1. Oil and the Global Economy
Oil prices continued their month-long fall last week, just below $91 a barrel in NY and $106 in London. With few developments in the Iran confrontation or the EU debt crisis last week the markets fell on general concerns about Greece departing the Eurozone and weak demand. New data on Chinese industrial production show that its economy is not doing well in the first half of the year. A downturn in real estate and exports, and declining consumer confidence, have combined to create a "sharp slowdown in the economy." Some believe the economy which has been humming along at 9+ percent for several years is barely growing in 2012. The implications for increasing oil imports are obvious.
NY gasoline futures fell another 5 cents during the week to close out at 2.89, down some 60 cents a gallon since late March. Steadily falling gasoline prices gave a boost to the US consumer confidence index which usually moves opposite from gasoline prices movements.
Natural gas prices fell sharply on Thursday and Friday after a month of steady gains, closing down about 15 cents per million at $2.56 on Friday. This was due to milder weather forecasts reducing the demand for air conditioning and reports that electric utilities were becoming so overloaded with cheaper-than-normal coal that they will have to resume burning more coal again. Natural gas futures are still up by nearly 60 cents per million in the last month, however.
With retail gasoline prices now down to $3.65 a gallon (except on the West Coast where they are still about $4.25), MasterCard is reporting that US gasoline consumption is picking up a bit and is now down less than 1 percent from this time last year.
2. The EU Crisis
Greece's public finances are poised to collapse in the next week or so, as the debate over whether to create Eurobonds that would be used to bailout whoever needs bailing out across the EU continues. Since the elections many Greeks have stopped paying taxes and are withdrawing money from Greek banks adding to the turmoil. With the government out of cash, it may have to resort to short term borrowing to pay its staff and other bills. Public sentiment in the country may be shifting as the realization sets in that there will be anarchy unless they cooperate with the EU's austerity demands.
Things are little better in Spain where the government may use money from the ECB to finance a €19 billion bail out of Bankia, the country's third largest bank as the capital markets would be too expensive for the floundering bank. This move would violate ECB conditions for the loans which are supposed to be for short term purposes. In the meantime, lending to small and medium sized companies across Spain has nearly dried up.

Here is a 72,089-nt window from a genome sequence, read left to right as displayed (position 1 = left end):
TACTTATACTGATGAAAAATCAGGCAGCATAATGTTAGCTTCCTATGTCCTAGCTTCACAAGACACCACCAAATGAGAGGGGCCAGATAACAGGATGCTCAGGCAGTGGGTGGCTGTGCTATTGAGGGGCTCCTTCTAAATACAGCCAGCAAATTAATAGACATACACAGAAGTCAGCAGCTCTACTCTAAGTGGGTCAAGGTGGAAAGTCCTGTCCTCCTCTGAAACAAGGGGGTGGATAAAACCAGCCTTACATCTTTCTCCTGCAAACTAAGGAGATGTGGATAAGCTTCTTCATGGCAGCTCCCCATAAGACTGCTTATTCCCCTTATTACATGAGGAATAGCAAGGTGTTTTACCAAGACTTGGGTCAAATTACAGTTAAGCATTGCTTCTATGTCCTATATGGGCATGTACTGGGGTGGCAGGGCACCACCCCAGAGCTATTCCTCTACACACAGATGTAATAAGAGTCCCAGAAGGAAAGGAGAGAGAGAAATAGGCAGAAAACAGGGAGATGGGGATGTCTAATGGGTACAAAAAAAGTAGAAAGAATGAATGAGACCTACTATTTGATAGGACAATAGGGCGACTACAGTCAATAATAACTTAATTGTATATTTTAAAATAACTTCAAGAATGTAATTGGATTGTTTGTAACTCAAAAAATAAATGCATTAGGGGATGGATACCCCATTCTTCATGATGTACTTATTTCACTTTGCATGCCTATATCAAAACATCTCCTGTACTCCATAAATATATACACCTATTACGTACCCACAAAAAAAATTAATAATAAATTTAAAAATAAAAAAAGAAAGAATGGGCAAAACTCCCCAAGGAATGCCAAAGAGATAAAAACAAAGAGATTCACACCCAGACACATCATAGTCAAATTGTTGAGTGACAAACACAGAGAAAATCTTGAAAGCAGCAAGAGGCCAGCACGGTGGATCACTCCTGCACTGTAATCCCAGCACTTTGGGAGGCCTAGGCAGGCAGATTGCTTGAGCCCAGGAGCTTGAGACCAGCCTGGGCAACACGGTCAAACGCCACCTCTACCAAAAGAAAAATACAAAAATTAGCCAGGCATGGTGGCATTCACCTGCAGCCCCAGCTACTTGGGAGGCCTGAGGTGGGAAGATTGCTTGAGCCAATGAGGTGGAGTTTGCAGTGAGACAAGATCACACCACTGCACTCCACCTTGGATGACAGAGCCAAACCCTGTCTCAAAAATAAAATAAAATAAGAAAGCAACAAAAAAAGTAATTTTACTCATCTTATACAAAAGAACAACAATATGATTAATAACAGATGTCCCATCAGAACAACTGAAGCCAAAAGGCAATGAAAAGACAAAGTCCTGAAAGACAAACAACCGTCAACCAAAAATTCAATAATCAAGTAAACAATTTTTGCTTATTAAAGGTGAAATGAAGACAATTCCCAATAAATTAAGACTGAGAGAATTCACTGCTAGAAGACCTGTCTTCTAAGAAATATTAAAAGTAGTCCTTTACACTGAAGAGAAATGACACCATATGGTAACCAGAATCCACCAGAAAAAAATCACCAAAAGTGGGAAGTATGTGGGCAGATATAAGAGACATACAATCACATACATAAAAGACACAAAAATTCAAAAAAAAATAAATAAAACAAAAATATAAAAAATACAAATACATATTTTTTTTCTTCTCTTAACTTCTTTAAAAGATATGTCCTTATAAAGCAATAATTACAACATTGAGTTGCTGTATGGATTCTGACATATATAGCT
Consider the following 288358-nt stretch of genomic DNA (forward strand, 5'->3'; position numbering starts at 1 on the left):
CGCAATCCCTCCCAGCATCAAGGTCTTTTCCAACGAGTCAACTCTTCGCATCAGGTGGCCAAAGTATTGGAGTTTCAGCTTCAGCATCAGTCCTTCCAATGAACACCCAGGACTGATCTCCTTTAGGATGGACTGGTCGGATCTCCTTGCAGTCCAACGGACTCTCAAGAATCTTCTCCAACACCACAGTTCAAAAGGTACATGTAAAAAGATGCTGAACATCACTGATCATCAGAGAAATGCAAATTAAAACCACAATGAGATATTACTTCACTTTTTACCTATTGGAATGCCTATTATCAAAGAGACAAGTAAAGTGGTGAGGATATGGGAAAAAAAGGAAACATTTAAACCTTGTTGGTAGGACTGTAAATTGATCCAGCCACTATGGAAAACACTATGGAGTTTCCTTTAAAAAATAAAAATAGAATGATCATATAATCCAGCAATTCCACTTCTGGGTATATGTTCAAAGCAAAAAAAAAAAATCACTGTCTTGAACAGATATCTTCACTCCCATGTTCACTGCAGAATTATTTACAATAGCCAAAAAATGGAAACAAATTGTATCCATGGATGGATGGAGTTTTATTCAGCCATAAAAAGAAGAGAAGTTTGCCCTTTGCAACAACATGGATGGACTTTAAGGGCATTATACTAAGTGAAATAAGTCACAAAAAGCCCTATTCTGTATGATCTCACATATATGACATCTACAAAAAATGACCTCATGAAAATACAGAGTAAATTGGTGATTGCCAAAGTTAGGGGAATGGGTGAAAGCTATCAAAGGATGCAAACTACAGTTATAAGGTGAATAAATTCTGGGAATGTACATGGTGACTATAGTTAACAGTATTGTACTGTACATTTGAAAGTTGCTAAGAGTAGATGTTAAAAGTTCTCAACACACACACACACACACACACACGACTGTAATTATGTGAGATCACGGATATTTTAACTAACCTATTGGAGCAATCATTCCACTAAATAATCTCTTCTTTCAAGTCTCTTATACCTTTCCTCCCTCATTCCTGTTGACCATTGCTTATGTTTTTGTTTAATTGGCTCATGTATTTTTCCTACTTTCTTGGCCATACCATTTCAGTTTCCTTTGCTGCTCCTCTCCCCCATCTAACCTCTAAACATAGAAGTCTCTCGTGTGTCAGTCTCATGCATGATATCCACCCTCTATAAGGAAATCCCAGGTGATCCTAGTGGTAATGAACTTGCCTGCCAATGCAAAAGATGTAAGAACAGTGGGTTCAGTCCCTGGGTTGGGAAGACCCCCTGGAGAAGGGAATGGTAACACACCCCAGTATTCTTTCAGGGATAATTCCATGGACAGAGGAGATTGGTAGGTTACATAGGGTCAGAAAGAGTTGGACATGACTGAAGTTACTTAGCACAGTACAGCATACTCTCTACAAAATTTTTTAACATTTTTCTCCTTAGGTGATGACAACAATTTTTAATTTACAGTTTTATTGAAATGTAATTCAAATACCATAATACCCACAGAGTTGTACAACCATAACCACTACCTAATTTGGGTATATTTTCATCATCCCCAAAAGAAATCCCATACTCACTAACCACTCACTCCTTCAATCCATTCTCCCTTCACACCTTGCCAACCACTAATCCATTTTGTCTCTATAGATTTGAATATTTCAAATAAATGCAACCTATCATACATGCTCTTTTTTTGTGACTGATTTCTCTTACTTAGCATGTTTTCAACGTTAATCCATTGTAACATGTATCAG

Although the concept of issuing Eurobonds which would be backed by the treasuries of Germany and the credit-worthy northern European countries enjoys wide support, the Germans and the other potential backers remain vehemently opposed. The bonds would in effect use unlimited German money to bail out faltering Eurozone countries -- likely a non-starter.
It is little wonder that the OECD sees the ever growing euro crisis as a threat to world recovery and has slashed its Eurozone growth forecast. There seems little doubt that the EU's demand for oil will be weaker going forward.
The meeting in Baghdad last week between Iran and the Group of 6 is generally deemed to have been unsuccessful although another meeting is scheduled for Moscow on 18 June. Prior to the meeting, Tehran did agree with reservations that the IAEA could conduct additional inspections of some suspect weapons related areas, but over the weekend announced that it would not halt its 20 percent enrichment program, a key western demand. Until the announcement, the West believed that the offer to stop 20 percent enrichment was on the table as it is only useful for one aging medical reactor and as a step towards weapons-grade uranium.
So far the talks have been mostly jockeying for position and the need to save face before domestic audiences on both sides. Some say the talks have become so ensnared in Washington politics that the US is paralyzed so that the EU will have to take a leading role in working out a compromise.
Harsher sanctions are due to take effect on July 1st which is only another five weeks away. Until then we might no see much more progress. At some point it is easy to see the "war risk" returning to oil prices which will resume climbing.
4. Retail gasoline prices
Here are ten countries where high gas prices are the norm, according to British insurance firm Staveley Head.
1. Norway - $10.12/gallon
2. Turkey - $9.99/gallon
3. Netherlands - $9.13/gallon
4. Italy - $9.01/gallon
5. Greece - $8.95/gallon
6. Denmark - $8.82/gallon
7. United Kingdom - $8.76/gallon
8. Sweden - $8.70/gallon
9. Eritrea - $8.70/gallon
10. Belgium [¢G1.40/L] - $8.64/gallon
Quote of the week
"The return of low prices was taken, by some, as proof that oil will continue to be as cheap and abundant as ever. As a quick return to the triple-digit range for oil prices indicates, however, that's clearly not the case."
- Jeff Rubin
The Briefs (clips from recent Peak Oil News dailies are indicated by date and item #)